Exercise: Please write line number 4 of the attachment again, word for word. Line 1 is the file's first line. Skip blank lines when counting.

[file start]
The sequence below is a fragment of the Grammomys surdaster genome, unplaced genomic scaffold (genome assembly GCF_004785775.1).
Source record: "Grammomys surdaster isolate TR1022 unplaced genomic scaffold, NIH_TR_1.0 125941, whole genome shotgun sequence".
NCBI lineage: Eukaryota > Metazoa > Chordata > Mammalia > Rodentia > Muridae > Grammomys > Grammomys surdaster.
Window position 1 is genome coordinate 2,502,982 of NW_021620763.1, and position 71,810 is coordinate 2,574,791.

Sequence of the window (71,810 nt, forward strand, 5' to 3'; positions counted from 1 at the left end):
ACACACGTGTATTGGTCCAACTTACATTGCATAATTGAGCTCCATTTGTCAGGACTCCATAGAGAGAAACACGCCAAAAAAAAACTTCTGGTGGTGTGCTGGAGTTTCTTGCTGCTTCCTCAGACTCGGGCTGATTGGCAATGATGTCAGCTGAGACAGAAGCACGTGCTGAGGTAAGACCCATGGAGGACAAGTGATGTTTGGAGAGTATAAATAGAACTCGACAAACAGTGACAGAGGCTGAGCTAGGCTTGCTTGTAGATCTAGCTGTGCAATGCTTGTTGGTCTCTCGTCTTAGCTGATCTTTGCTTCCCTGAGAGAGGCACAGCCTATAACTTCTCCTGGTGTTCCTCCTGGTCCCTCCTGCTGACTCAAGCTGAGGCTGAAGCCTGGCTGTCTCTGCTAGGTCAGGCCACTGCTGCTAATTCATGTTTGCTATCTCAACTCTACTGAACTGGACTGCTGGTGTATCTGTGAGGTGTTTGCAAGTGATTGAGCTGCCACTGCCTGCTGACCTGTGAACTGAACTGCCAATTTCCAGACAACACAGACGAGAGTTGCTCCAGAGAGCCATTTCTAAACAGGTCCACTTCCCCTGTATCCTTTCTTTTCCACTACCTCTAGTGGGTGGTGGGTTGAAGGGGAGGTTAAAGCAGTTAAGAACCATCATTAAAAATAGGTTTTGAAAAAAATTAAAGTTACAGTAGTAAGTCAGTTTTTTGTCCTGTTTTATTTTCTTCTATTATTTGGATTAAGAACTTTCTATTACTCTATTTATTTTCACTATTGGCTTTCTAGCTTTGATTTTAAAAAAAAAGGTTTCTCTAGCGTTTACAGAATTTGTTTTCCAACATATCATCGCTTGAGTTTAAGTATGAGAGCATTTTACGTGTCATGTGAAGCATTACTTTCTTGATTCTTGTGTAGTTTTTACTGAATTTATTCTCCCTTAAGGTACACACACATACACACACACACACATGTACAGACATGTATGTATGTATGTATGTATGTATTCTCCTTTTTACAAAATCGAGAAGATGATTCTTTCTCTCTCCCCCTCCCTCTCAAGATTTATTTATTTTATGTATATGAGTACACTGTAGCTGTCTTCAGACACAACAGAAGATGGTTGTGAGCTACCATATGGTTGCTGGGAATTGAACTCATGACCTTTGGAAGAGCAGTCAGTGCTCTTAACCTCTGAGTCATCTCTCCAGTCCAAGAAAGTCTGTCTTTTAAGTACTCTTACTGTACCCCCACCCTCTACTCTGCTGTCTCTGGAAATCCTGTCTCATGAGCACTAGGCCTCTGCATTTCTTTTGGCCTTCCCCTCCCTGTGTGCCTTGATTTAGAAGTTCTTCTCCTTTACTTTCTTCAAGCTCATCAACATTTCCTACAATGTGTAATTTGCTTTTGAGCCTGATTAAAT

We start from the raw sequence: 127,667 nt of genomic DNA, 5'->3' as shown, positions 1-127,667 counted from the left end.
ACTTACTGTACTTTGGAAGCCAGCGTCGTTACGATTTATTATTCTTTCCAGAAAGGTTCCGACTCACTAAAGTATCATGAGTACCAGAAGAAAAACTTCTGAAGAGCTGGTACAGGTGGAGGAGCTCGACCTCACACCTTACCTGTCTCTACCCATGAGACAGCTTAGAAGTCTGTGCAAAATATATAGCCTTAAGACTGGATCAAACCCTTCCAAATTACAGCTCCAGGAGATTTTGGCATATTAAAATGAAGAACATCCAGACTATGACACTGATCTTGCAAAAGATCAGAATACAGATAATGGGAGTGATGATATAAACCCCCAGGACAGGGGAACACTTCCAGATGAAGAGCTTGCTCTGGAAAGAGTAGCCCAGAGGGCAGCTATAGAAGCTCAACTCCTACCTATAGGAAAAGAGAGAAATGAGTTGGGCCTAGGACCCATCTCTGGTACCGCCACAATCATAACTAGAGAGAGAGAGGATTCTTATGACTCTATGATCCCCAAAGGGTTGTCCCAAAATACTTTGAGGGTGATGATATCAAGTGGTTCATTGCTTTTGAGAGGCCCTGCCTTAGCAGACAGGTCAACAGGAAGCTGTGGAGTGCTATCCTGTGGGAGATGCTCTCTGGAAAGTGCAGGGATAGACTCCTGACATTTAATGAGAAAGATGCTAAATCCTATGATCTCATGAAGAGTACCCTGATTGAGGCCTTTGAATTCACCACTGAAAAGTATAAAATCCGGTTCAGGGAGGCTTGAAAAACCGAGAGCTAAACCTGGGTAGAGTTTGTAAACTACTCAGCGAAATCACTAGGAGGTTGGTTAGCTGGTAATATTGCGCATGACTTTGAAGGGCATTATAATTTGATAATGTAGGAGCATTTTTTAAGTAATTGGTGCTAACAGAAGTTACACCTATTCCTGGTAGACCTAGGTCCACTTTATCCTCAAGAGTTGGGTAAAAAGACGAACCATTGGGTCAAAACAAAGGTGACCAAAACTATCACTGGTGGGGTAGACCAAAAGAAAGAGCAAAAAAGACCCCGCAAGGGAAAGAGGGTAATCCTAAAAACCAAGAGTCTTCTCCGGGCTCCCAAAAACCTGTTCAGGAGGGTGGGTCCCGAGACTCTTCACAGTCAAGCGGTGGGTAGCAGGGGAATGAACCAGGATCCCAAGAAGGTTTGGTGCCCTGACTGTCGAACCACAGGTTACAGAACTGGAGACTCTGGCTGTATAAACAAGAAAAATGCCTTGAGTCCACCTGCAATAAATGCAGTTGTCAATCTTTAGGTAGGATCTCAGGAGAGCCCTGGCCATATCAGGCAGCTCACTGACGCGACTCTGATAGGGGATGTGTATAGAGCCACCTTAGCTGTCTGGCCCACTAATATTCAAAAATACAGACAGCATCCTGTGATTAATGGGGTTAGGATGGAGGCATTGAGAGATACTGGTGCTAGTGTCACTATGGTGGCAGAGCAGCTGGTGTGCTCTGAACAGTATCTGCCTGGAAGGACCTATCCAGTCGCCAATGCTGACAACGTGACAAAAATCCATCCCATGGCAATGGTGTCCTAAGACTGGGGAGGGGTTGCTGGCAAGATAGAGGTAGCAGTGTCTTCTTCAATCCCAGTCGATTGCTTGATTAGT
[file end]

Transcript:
Window position 1 is genome coordinate 2,502,982 of NW_021620763.1, and position 71,810 is coordinate 2,574,791.